Friday, July 2, 2010

More fermentation (stinky tofu from 深坑)

麻辣臭豆腐 (mala stinky tofu)

Yes, stinky tofu on a stick is awesome, but what if you're craving soup (I guess this is more appropriate for a Winter type post)? They have that too, in the form of 麻辣臭豆腐 (mala stinky tofu). For around 50 NT (~$1.60), you can get stinky tofu cooked in a blazing hot soup in virtually every single restaurant found on 深坑老街. Essentially, the same semi-firm tofu that goes on skewers (sans frying) is tossed into a pot of pork bone broth, dyed bright red from the 麻辣 flavoring, and left to stew continuously for hours. When served, it's combined with 'red tofu,' made with pig's blood, and left over a burner to continue cooking throughout the meal. How was my red pot of oil?

I probably would've enjoyed this more if it weren't 35 degrees Celsius outside. The entire meal, I was sweating bullets. The color of the soup is deceptively vibrant. The soup isn't all that spicy despite the thick layer of chili oil that sits atop the broth. What kills you is the fact that there's a mini burner underneath the pot, so the dish never actually cools off. I made a few attempts to put out said fire, but they were ultimately futile. Despite my discomfort whilst eating, the variation on the grilling and frying is definitely welcome. The aroma associated with stinky tofu is much more prevalent without the aid of frying covering it up, and it truly allows for the flavor to sing. Fear not about being overpowered by the scent, the mild spiciness will distract you from that.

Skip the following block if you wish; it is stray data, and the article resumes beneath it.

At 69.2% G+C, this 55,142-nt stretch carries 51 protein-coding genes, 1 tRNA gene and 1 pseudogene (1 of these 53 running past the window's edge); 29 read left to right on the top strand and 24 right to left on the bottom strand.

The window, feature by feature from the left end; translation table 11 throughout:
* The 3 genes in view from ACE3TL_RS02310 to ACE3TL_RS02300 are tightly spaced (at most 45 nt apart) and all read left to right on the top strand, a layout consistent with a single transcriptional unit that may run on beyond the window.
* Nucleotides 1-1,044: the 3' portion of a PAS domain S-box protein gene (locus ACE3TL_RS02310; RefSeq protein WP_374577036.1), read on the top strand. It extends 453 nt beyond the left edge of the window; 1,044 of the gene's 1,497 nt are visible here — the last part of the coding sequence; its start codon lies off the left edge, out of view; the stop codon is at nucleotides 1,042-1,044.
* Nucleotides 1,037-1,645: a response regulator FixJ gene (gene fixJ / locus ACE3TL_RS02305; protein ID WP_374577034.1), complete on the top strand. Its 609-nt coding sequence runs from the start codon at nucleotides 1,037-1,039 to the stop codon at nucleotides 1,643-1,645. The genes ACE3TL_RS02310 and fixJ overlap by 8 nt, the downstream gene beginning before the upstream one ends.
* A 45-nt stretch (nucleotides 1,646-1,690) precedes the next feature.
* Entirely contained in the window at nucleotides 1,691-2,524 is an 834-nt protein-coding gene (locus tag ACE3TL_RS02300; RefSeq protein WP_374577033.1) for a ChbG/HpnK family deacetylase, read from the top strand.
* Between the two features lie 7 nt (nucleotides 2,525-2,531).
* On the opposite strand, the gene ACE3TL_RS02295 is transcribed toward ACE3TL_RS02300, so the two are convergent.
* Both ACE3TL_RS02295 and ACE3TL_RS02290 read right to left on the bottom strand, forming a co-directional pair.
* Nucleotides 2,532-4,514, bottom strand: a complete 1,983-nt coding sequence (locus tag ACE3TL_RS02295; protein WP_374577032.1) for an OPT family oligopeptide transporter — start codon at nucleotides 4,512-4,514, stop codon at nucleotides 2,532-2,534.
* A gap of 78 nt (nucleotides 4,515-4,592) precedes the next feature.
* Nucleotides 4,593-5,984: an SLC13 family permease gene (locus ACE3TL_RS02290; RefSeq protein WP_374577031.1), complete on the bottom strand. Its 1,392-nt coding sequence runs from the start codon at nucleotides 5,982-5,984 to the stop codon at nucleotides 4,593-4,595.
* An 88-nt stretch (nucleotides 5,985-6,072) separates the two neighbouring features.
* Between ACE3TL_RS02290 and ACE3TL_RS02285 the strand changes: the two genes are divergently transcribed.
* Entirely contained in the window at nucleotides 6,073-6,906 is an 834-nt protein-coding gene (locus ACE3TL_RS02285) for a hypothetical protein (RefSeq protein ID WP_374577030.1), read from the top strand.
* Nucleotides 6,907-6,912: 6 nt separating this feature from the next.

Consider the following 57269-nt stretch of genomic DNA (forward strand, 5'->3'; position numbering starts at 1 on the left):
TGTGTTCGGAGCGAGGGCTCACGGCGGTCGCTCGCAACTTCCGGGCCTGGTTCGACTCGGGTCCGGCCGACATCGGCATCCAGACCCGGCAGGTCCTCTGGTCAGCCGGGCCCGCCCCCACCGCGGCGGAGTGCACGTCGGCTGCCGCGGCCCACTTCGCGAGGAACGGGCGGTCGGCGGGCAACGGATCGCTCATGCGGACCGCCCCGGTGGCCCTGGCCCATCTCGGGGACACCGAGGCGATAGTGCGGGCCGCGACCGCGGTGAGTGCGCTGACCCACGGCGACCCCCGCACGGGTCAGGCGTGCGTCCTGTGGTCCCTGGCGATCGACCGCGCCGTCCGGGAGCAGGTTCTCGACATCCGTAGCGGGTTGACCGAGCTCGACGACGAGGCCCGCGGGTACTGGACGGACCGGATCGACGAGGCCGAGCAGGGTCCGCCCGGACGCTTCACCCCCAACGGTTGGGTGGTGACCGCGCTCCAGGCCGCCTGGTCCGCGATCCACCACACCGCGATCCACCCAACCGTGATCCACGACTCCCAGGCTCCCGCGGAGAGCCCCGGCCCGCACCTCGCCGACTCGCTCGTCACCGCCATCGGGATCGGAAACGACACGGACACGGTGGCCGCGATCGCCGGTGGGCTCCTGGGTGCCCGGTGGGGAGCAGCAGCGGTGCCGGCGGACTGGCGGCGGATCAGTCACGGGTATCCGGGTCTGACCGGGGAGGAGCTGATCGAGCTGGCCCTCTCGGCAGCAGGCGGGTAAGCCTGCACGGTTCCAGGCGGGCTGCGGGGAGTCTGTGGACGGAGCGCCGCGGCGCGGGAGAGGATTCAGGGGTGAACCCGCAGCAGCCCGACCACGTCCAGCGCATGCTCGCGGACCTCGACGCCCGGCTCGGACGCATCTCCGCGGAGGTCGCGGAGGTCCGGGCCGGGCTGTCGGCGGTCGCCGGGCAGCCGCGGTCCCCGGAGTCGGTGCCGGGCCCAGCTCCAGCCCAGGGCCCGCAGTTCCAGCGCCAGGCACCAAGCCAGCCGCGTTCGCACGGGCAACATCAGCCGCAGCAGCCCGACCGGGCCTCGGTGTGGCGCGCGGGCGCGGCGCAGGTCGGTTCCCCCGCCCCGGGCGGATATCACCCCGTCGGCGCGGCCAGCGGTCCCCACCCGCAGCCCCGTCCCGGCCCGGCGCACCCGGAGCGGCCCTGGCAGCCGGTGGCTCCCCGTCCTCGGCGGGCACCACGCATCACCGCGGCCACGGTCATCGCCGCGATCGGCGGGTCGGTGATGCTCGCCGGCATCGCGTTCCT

炸臭豆腐 (fried stinky tofu)

Of course I also got fried stinky tofu. It's pretty much 50 NT everywhere as well. I don't know what I have to say about this. It's fried... so I like it a lot? In all seriousness, the frying dampens the flavor, so despite smelling like someone just rammed a gym sock in your nose and punched you in the stomach, actually eating it is a whole different experience. Anyhoo, these are pretty much the standard ways that stinky tofu is served, I just thought I'd make a couple posts explaining them.

What I can't explain is why Asian people like foods that smell rank. Durian lovers, I'm looking at you too.


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oh snap. I can control the text here?